Mel Robbins says officials should drop the P.C. pose: The beheading in Oklahoma was not workplace violence. Plenty of evidence shows Alton Nolen was an admirer of ISIS.
September 30, 2014 -- Updated 1911 GMT (0311 HKT)
The Occupy Central movement has already achieved much by bringing greater attention to Hong Kong's struggle for democracy, William Piekos says..
September 30, 2014 -- Updated 1911 GMT (0311 HKT)
The Occupy Central movement has already achieved much by bringing greater attention to Hong Kong's struggle for democracy, writes William Piekos.
September 30, 2014 -- Updated 1413 GMT (2213 HKT)
As Prime Minister Narendra Modi visits America, Madeleine Albright says a world roiled by conflict needs these two great democracies to commit to moving their partnership forward
September 30, 2014 -- Updated 1404 GMT (2204 HKT)
John Sutter: Lake Providence, Louisiana, is the parish seat of the "most unequal place in America." And until somewhat recently, the poor side of town was invisible on Google Street View.
September 29, 2014 -- Updated 1311 GMT (2111 HKT)
Julian Zelizer says in the run up to the 2016 election the party faces divisions on its approach to the U.S.'s place in the world
September 29, 2014 -- Updated 1419 GMT (2219 HKT)
Ruben Navarrette says Common Core supporters can't devise a new set of standards and then fail to effectively sell it.
September 30, 2014 -- Updated 1329 GMT (2129 HKT)
Earlier this month, Kenyans commemorated the heinous attack on the Westgate Mall in Nairobi.
September 30, 2014 -- Updated 1859 GMT (0259 HKT)
David Wheeler says Colorado students are right to protest curriculum changes that downplays civil disobedience.
September 27, 2014 -- Updated 0158 GMT (0958 HKT)
Sally Kohn says when people click on hacked celebrity photos or ISIS videos, they are encouraging the bad guys.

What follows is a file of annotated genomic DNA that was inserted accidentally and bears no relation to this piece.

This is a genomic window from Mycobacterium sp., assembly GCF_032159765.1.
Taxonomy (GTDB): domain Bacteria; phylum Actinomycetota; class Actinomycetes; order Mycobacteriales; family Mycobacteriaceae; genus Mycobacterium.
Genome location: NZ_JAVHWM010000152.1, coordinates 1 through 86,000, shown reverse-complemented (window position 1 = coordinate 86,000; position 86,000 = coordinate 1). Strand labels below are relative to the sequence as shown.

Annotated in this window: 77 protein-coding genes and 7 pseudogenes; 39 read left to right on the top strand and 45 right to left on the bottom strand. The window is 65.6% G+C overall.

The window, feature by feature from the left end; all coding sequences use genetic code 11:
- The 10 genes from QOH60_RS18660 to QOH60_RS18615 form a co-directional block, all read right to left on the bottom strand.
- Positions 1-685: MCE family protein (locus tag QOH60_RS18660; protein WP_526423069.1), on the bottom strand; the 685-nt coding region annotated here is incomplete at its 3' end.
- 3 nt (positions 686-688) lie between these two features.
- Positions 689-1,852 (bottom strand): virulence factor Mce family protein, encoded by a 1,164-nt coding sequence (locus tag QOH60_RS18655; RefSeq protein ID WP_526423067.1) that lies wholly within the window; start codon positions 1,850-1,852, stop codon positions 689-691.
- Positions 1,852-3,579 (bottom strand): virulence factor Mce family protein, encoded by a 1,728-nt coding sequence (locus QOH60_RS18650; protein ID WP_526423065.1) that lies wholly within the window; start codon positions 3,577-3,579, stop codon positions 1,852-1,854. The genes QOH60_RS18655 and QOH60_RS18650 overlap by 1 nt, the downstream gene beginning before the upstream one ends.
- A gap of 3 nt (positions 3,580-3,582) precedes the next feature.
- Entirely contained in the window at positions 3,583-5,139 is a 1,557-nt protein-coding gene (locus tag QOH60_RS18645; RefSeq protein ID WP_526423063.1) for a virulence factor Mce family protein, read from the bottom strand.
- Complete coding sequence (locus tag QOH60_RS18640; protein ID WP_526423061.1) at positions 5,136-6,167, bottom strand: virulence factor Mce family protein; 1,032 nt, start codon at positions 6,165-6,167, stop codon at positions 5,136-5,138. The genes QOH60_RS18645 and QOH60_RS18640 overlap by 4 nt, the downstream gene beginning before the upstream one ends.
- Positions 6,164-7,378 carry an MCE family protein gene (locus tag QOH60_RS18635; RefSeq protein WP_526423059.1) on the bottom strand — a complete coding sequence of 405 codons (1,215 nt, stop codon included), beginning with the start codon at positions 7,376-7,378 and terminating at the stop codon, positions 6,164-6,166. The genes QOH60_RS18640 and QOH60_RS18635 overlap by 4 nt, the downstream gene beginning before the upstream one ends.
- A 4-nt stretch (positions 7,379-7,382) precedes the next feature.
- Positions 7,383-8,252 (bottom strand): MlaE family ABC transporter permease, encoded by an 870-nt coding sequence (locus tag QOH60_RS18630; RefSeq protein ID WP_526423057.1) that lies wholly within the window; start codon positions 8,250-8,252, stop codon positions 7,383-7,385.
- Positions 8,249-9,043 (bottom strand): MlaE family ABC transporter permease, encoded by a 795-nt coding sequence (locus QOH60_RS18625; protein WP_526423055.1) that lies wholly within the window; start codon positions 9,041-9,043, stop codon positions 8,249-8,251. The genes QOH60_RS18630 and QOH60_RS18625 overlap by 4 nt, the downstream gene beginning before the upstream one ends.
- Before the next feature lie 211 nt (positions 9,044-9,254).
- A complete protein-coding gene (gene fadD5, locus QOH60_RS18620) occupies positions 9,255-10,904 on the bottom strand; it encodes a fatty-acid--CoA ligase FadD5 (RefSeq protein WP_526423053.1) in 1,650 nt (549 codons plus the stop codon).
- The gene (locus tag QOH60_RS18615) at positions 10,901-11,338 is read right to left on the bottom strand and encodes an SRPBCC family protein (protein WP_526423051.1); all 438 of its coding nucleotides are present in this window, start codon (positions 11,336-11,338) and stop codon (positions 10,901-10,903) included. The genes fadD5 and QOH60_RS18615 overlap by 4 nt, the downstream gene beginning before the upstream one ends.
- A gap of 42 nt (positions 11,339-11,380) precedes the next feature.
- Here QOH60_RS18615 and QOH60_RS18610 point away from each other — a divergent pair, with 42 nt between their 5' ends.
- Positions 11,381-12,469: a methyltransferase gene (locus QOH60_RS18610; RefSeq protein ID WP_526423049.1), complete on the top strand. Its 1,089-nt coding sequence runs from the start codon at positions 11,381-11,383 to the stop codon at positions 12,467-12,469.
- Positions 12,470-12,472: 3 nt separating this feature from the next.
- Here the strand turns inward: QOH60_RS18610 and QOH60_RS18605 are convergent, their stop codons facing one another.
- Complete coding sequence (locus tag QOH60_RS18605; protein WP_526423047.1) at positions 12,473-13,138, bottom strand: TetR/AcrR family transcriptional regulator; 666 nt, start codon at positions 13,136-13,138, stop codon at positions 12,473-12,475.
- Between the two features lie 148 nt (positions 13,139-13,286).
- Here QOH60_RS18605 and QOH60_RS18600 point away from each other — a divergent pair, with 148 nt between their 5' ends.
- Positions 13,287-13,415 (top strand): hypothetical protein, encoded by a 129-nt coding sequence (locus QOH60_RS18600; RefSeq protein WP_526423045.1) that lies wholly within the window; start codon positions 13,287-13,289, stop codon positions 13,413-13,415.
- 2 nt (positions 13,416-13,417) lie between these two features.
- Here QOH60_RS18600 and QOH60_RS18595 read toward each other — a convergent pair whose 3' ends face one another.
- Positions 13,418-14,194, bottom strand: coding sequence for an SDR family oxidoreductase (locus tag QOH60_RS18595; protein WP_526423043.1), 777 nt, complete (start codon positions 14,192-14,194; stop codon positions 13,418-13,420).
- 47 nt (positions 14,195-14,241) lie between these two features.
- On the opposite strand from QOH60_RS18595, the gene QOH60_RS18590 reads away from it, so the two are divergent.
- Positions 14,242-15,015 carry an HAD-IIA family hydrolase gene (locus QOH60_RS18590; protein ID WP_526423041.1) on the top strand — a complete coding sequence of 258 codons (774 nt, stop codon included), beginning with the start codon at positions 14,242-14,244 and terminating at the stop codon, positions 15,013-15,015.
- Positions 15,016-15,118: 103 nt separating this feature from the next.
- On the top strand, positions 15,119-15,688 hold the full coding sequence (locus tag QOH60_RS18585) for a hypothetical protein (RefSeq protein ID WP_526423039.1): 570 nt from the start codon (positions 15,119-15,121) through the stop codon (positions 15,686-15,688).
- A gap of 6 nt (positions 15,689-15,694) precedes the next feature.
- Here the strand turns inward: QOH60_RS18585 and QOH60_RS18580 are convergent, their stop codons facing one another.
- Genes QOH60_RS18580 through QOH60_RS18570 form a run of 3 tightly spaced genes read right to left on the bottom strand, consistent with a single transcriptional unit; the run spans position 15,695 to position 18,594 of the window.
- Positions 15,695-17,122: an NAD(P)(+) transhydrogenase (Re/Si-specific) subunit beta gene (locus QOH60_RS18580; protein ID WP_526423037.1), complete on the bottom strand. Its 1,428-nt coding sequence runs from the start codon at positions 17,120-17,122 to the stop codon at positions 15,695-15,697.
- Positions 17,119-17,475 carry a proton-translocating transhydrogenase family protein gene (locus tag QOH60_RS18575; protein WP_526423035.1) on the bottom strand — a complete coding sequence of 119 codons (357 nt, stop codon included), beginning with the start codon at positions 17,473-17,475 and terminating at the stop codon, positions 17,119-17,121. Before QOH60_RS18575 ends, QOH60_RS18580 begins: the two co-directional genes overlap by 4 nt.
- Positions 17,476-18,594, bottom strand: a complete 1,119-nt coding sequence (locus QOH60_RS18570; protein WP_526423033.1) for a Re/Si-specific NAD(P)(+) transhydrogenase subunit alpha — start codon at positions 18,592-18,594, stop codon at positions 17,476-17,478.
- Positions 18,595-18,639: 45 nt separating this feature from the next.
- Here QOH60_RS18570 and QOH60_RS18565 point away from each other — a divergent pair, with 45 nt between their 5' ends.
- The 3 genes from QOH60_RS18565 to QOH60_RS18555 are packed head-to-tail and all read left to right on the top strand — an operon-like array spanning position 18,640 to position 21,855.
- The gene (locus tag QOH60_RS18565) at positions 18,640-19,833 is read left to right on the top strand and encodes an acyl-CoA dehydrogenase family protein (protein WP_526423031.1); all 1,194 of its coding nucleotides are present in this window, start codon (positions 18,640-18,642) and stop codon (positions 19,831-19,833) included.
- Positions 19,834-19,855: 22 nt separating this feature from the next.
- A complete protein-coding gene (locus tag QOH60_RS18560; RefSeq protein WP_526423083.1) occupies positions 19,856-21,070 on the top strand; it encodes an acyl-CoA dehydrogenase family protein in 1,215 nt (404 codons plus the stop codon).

September 26, 2014 -- Updated 1155 GMT (1955 HKT)
Loren Bunche says she walked by a homeless man every day and felt bad about it -- until one day she paused to get to know him
September 30, 2014 -- Updated 1332 GMT (2132 HKT)
ISIS grabs headlines on social media, but hateful speech is no match for moderate voices, says Nadia Oweidat.
September 29, 2014 -- Updated 1233 GMT (2033 HKT)
A new report counts jihadists fighting globally. The verdict? The threat isn't that big, says Peter Bergen.
September 23, 2014 -- Updated 2137 GMT (0537 HKT)
Ebola could become the biggest humanitarian disaster in a generation, writes former British Prime Minister Tony Blair
September 26, 2014 -- Updated 1658 GMT (0058 HKT)
ISIS has shocked the world. But will releasing videos of executions backfire? Four experts give their take.
September 26, 2014 -- Updated 1439 GMT (2239 HKT)
Eric Holder kicked off his stormy tenure as attorney general with a challenge to the public that set tone for six turbulent years as top law-enforcement officer.
September 26, 2014 -- Updated 1309 GMT (2109 HKT)
LZ Granderson says Obama was elected as a war-ending change agent, not a leader who would leave behind for his successor new engagement in Iraq and Syria. Is he as disappointed as the rest of us?
September 24, 2014 -- Updated 0910 GMT (1710 HKT)
Gayle Lemmon says the question now is how to translate all the high-profile feminizing into real gains for women
ADVERTISEMENT